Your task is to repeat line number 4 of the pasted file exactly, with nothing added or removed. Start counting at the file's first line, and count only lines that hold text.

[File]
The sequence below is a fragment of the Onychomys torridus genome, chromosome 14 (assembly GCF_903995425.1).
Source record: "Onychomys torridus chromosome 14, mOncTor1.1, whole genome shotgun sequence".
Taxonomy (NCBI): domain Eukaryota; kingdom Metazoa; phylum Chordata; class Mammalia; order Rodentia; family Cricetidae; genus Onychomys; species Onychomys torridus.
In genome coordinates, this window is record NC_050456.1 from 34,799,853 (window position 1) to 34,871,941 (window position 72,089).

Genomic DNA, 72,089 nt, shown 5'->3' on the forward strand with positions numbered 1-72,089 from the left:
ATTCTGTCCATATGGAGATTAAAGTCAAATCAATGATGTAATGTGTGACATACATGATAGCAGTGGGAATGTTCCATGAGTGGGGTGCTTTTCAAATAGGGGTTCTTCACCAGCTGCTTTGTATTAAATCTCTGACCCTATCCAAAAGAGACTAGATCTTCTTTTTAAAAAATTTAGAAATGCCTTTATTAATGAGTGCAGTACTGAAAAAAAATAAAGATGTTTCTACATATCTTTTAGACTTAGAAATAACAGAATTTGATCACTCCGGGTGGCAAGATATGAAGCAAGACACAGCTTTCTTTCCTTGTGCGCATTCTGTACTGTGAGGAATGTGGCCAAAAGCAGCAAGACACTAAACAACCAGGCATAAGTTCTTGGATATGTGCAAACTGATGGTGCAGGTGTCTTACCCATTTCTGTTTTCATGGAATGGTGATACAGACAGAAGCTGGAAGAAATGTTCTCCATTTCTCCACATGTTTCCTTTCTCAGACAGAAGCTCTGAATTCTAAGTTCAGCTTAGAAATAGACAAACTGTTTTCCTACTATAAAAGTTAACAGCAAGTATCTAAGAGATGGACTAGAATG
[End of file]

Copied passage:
In genome coordinates, this window is record NC_050456.1 from 34,799,853 (window position 1) to 34,871,941 (window position 72,089).